Jean Afterman '91, Assistant General Manager and Senior Vice President, New York Yankees
Afterman holds one of the most powerful positions within the male-dominated field of Major League Baseball. Her duties as assistant general manager and senior vice president of the New York Yankees include scouting, settling contracts, and working on union and immigration issues. After graduating from law school, Afterman was working at a law firm when she was asked to handle a dispute over the licensing of Japanese baseball cards. Her client was Don Nomura, who would become a close business colleague and friend. Nomura and Afterman eventually worked together to help Japanese baseball players break out of domestic contracts. “If it weren’t for her opening the portal to the Japanese league, we would not have the global game that we have today,” says Wayne McDonnell, a professor of sports management at New York University.
Ming Chin '67, Associate Justice, California Supreme Court
One of eight children born to Chinese immigrants, Justice Chin is a decorated Vietnam War veteran who worked his way up to the state's highest court, with positions in private practice, as a deputy district attorney in Alameda County, as an Alameda County Superior Court judge, and as a First District Court of Appeal justice. He became the first Chinese American to serve on the state Supreme Court when he was appointed in 1996 by Governor Pete Wilson. "Over the years I have worked with many USF law students through judicial externships as well as many school-sponsored advocacy programs and other events. In every situation, I am pleased to see that the traditions of excellence, justice, and ethics continue to distinguish each of USF's students and alumni."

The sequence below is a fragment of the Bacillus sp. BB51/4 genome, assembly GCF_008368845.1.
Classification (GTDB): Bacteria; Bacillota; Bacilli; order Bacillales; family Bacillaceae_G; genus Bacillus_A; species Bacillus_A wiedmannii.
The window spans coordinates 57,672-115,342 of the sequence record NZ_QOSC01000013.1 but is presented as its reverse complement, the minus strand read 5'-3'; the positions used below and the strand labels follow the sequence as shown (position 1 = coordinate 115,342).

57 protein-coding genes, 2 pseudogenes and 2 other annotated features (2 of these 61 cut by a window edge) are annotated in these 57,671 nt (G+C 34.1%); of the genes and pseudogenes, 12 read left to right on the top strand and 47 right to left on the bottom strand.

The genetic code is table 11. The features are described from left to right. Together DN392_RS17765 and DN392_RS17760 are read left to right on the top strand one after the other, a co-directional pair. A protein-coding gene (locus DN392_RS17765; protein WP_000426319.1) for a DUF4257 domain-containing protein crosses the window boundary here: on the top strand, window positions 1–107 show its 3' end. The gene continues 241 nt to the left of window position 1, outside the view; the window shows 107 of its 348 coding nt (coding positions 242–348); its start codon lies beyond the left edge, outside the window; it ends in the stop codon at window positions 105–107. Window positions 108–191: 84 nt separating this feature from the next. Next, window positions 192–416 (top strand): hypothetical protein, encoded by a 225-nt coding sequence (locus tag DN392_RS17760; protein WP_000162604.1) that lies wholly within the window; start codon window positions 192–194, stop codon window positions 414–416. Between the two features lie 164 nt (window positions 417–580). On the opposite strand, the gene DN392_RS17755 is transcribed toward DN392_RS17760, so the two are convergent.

James Fox '69, District Attorney, San Mateo County
In addition to serving more than 26 years as district attorney of San Mateo County, Fox is dedicated to giving back to his profession through his leadership of professional associations. He has served as president of the 7,000-member National District Attorneys Association, which represents 30,000 state and local prosecutors responsible for prosecuting more than 95 percent of all criminal cases in the U.S. He has also been active with the California State Bar's Conference of Delegates and the California District Attorneys Association. He also encourages the assistant district attorneys in his office to participate. "What we learn through this involvement, we pass along to our colleagues and can apply in our own work," he said. "Sharing expertise and establishing nationwide networks are especially important in relatively new areas like identity theft and terrorism, where the threats and the consequences go beyond any single jurisdiction."
Jessica Grant '95, Partner, Coblentz Patch Duffy & Bass LLC